This week in Alzheimers Awareness week we have been disappointed by an incident we have heard about in a café in Shetland.
An elderly gentleman with dementia was out for a cup of tea with his support worker from one of our valuable third sector organisations within Shetland.
As we do with all our clients, the support worker was encouraging him to do as much as possible for himself. This client usually enjoys a chat with people and is still able to do much for himself – it is not always obvious when someone has a diagnosis of dementia and people’s behaviour can fluctuate at times.
On this occasion, the gentleman had spoken to a lady as he went into the café. He then went to the till with his support worker and ordered his drink, the owner took his order. After they had sat down, the owner came charging over to their table to shout at them in front of everyone for the comment he had made to the lady on the way in. The support worker and elderly man were very upset but quickly ate their food and left.
After he returned home, his family on hearing about the incident, went to the café to ask about what had happened. The café owner did not feel they had done anything wrong and suggested that the man didn’t even have dementia and that, if he did, the carer should have been looking after him properly.
This support worker is fully trained and was encouraging the person to maintain as much of his independence as possible and often this man will engage in conversation with others – usually with no problems. Support workers would not normally point out that the man had dementia as there is no need for everyone to know this.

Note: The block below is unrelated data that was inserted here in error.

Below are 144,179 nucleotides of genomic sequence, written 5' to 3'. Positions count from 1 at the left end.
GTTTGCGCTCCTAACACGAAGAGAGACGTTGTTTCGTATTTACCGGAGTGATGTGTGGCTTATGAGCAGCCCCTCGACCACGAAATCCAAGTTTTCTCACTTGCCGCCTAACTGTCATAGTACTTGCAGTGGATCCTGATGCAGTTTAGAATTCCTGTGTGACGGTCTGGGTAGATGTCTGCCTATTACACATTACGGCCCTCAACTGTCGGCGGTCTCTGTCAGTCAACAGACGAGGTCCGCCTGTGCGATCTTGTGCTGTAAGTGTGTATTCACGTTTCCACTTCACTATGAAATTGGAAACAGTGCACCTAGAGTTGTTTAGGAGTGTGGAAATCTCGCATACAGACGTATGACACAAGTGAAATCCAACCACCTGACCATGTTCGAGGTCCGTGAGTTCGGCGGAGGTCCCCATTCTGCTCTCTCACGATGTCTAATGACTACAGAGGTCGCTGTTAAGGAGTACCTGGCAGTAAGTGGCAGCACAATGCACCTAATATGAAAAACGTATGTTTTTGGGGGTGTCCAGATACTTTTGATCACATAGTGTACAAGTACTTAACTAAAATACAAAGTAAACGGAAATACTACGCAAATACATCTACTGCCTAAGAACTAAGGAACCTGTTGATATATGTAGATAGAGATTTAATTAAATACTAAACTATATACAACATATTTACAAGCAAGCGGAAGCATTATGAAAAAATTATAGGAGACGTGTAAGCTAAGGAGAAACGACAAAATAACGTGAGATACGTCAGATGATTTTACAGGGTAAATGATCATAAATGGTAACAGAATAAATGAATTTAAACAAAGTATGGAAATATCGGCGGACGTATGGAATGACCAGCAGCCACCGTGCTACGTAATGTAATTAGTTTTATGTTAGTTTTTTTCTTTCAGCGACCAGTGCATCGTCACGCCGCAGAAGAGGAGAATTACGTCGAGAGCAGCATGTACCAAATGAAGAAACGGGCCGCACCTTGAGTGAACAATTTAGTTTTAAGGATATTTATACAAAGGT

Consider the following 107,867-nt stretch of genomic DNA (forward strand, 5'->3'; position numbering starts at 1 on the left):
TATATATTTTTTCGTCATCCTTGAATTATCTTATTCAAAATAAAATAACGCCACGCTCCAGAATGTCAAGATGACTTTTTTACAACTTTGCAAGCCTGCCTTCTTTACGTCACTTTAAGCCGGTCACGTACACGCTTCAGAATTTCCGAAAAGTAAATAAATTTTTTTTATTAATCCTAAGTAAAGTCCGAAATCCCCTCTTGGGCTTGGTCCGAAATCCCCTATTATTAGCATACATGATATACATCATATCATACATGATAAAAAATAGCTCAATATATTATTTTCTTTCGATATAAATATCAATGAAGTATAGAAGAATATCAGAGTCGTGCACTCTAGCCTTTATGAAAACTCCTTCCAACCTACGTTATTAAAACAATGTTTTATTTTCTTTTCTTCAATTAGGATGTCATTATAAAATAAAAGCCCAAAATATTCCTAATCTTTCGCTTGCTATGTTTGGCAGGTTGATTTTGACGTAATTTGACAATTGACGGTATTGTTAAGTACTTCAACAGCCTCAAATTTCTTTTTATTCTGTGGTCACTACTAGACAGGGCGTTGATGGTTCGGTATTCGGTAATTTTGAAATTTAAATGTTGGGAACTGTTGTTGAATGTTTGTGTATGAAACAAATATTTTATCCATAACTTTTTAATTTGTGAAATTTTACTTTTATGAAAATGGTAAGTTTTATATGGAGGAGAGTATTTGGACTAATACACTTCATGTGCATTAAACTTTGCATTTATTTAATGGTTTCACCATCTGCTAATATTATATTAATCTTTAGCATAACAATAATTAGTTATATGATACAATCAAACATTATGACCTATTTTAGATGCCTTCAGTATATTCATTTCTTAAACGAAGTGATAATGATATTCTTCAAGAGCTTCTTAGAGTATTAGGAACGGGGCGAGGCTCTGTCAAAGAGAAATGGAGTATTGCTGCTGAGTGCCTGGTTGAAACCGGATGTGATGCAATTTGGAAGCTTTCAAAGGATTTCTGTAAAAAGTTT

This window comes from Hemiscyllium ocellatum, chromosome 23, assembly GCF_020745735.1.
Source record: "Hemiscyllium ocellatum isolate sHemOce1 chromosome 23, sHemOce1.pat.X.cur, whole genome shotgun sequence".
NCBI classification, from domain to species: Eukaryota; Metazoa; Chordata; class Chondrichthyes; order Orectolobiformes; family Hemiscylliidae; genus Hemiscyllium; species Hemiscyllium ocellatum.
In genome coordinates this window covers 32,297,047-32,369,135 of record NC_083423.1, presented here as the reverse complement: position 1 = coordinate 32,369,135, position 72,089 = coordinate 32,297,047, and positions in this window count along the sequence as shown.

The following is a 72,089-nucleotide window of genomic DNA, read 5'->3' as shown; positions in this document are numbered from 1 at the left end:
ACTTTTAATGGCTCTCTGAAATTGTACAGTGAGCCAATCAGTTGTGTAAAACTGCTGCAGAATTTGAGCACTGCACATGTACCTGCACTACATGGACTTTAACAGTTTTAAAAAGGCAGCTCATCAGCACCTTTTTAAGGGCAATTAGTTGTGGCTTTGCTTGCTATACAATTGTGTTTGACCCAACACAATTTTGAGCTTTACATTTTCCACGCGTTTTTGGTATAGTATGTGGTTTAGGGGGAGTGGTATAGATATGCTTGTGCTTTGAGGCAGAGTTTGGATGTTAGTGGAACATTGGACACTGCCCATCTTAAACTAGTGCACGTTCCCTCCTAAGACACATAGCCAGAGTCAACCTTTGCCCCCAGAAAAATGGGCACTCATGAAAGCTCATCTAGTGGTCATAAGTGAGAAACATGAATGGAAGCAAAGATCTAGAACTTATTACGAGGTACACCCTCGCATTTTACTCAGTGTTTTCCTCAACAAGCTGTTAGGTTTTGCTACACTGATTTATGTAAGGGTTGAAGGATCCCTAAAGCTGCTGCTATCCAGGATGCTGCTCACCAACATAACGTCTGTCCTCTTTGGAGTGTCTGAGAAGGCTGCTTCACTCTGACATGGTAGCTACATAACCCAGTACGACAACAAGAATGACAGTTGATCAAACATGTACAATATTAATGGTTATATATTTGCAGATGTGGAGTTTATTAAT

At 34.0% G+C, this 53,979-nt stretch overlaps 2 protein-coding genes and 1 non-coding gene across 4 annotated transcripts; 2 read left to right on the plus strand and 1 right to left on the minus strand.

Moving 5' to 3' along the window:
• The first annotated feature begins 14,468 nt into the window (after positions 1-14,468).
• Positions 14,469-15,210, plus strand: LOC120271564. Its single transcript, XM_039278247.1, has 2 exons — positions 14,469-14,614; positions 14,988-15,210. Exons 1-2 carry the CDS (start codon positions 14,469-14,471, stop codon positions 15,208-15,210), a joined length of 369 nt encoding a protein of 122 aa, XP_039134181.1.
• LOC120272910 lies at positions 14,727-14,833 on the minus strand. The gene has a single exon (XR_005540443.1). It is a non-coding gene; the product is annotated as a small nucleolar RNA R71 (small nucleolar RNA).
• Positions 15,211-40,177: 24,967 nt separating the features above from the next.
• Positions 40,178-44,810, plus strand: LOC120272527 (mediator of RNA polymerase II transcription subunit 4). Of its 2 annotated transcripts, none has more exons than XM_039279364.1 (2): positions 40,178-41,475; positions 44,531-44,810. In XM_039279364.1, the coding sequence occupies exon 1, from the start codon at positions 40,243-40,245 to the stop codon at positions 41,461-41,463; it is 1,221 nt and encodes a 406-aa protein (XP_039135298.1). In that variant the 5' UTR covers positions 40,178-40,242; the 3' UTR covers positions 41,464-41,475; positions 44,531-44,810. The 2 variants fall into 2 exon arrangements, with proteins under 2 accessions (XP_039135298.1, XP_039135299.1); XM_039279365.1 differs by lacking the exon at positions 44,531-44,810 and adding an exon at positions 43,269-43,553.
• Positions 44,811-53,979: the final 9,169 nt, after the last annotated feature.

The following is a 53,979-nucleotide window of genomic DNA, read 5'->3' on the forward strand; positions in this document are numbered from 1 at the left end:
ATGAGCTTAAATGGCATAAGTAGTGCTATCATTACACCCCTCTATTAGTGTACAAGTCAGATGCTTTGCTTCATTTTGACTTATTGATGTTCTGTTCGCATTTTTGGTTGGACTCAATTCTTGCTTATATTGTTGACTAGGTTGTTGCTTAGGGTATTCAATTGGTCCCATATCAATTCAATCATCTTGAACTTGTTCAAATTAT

Fortunately, this attitude is not very common in Shetland and generally people include others. Usually, other customers in public places will have no idea if a person is living with dementia or not.
In order to help support venues and clients to be able to use them, Alzheimer Scotland have offered “Dementia Friends” training to many places and Ability Shetland provide Disability Awareness training to support organisations with how they can support customers with disabilities.
There is also an app called “WelcoMe” this helps organisations to deliver excellent customer service to disabled visitors. The customer is able to create a profile about their needs and gives their key requirements and information about the support they require.
There are some schemes such as the ‘sunflower lanyards’ that a person wears to indicate that they have what is called “an invisible disability”, perhaps autism or dementia, or something else that you can’t see. However, not everyone chooses to wear one of these and we have to rely on the public being sensitive and kind.
There are lots of barriers that prevent people living with disabilities from fully engaging in society. These can be physical, like buildings not having accessible toilets or ramps, or they can be caused by people’s attitudes to difference, like assuming disabled people can’t do certain things.
Making some of the changes can be quite expensive but being kind and having a positive and inclusive attitude is free! We all need to contribute towards inclusive societies that we want to live in, after all none of us know if we may get dementia or become disabled in the future and I’m sure we would all want to be treated with respect.
Karen Hannay – Shetland Community Connections
Stephanie Bain – Ability Shetland
Market House, Lerwick
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